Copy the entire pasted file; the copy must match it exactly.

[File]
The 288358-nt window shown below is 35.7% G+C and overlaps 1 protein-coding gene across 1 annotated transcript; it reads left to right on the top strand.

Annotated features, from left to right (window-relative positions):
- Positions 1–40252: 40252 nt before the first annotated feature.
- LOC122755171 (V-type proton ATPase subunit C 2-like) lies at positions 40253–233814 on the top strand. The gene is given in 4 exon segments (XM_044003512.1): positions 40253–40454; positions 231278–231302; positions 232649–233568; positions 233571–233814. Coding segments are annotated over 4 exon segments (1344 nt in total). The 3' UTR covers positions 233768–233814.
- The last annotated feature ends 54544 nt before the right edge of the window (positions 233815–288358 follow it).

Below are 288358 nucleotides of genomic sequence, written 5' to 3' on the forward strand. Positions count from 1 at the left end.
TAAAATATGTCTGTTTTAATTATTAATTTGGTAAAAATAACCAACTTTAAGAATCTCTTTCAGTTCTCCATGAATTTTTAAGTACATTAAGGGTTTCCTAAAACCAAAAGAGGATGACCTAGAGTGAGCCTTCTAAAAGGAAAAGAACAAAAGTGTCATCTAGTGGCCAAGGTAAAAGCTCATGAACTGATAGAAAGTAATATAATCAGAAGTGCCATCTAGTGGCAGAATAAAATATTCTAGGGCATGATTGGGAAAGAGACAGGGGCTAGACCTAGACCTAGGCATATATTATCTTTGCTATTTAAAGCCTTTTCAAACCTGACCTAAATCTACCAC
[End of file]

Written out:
The 288358-nt window shown below is 35.7% G+C and overlaps 1 protein-coding gene across 1 annotated transcript; it reads left to right on the top strand.

Annotated features, from left to right (window-relative positions):
- Positions 1–40252: 40252 nt before the first annotated feature.
- LOC122755171 (V-type proton ATPase subunit C 2-like) lies at positions 40253–233814 on the top strand. The gene is given in 4 exon segments (XM_044003512.1): positions 40253–40454; positions 231278–231302; positions 232649–233568; positions 233571–233814. Coding segments are annotated over 4 exon segments (1344 nt in total). The 3' UTR covers positions 233768–233814.
- The last annotated feature ends 54544 nt before the right edge of the window (positions 233815–288358 follow it).

Below are 288358 nucleotides of genomic sequence, written 5' to 3' on the forward strand. Positions count from 1 at the left end.
TAAAATATGTCTGTTTTAATTATTAATTTGGTAAAAATAACCAACTTTAAGAATCTCTTTCAGTTCTCCATGAATTTTTAAGTACATTAAGGGTTTCCTAAAACCAAAAGAGGATGACCTAGAGTGAGCCTTCTAAAAGGAAAAGAACAAAAGTGTCATCTAGTGGCCAAGGTAAAAGCTCATGAACTGATAGAAAGTAATATAATCAGAAGTGCCATCTAGTGGCAGAATAAAATATTCTAGGGCATGATTGGGAAAGAGACAGGGGCTAGACCTAGACCTAGGCATATATTATCTTTGCTATTTAAAGCCTTTTCAAACCTGACCTAAATCTACCAC